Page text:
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Community residents take aim at hunters

Dave Jennings, left, and Brian Kirkham took their concern to RDCK board members Thursday. — John Boivin, The Nelson Daily

Some residents of Shoreacres say they’re fed up with people hunting illegally close to their properties.

Brian Kirkham and Dave Jennings came to the board meeting of the Regional District of the Central Kootenays on Thursday to ask them to do something about it.

“There’s nowhere you should hunt [in the subdivision], we’re just trying to protect ourselves,” Kirkham told directors. “We don’t want to get shot out there.”

“There’s people driving to work, people walking in the morning,” he later told reporters. “We need to protect ourselves- it should be a non-hunting, non-shooting area.”

Kirkham says Shoreacres, a community of about 100 homes west of the junction of Highways 3A and 6, is a haven for elk. The animals can often be seen eating in people’s yards, crossing the road and wandering in nearby fields.

That’s made it too tempting for hunters looking for an easy kill and pack-out. But Jennings says it’s just too dangerous hunting in a residential area.

“I’m an ex-police officer and military man. I know weapons, I’ve seen enough corpses as a result of gun fire. And I’m not naïve, or a bleeding heart. But that area is a residential neighbourhood, and if you check the map there’s no where to hunt.

“All we want is someone to start enforcing the laws or exempt the entire area from hunting. It shouldn’t be happening. It’s our home.”

Provincial laws already proscribe hunting within 100 metres of a road, railway or near private property.  But Kirkham and Jennings say people either ignore the law, or claim they have permission to hunt on the property- something that can’t be granted in a residential area.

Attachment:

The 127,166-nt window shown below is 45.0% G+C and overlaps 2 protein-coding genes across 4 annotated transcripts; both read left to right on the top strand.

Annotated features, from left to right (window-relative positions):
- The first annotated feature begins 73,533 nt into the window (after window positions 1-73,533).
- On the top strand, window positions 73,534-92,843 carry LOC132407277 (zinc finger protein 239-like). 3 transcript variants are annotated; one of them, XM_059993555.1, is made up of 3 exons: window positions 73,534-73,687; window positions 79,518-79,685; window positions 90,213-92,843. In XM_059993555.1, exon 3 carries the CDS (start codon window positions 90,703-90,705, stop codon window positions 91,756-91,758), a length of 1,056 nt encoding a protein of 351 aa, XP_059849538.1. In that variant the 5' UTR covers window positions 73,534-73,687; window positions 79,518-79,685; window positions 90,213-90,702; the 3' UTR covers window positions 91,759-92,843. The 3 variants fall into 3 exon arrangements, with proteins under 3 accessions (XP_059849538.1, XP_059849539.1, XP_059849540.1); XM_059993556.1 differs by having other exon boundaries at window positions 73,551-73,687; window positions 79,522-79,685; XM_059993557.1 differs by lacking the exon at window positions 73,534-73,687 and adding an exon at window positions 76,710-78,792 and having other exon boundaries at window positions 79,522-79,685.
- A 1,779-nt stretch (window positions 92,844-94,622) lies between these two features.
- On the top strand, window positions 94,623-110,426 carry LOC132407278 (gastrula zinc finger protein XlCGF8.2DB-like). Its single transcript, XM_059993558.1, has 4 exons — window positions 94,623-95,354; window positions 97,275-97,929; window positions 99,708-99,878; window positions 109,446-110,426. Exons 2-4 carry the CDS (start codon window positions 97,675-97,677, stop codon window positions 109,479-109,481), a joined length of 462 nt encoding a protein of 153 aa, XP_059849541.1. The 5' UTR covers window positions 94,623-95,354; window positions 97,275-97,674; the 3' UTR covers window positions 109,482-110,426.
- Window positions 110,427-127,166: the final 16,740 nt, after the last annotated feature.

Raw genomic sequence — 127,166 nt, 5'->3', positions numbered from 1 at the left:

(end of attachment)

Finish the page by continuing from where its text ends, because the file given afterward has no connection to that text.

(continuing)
“If they’re hunting there, they’re poachers,” says Jennings.

“There’s people driving to work, people walking in the morning. We need to protect ourselves- it should be a non-hunting, non-shooting area.”

That’s why the pair came to the RDCK board meeting- to press their case for a  bylaw expressly forbidding hunting in the area, and to see if RDCK directors can get some action on the issue. Both men complain that police and conservation officers haven’t responded when they raise concerns.

“The laws and rules are in place, they just need enforcement,” he says.

Andy Davidoff, the director for the area that includes Shoreacres, says there may be something the RDCK can do.

“We are looking at options,” he says. “We have invited the Conservation Service Inspector for the Kootenay region and the Southeast Division RCMP to discuss the use and enforcement of firearms at our next Rural Affairs Committee meeting.

“So we’d like  to hear from higher level officials to find out exactly what the rules are, and what their frustrations are, and whether we have a role to play in supporting them.”

In the meantime, Kirkham and Jennings say they’ve started a neighbourhood patrol, getting up every morning, looking for hunters and reporting them to authorities. They haven’t had any encounters with hunters yet.

“I have nothing against hunting, I have nothing against guns,” says Kirkham. “But it’s a no-hunting area. We just want to stay alive.”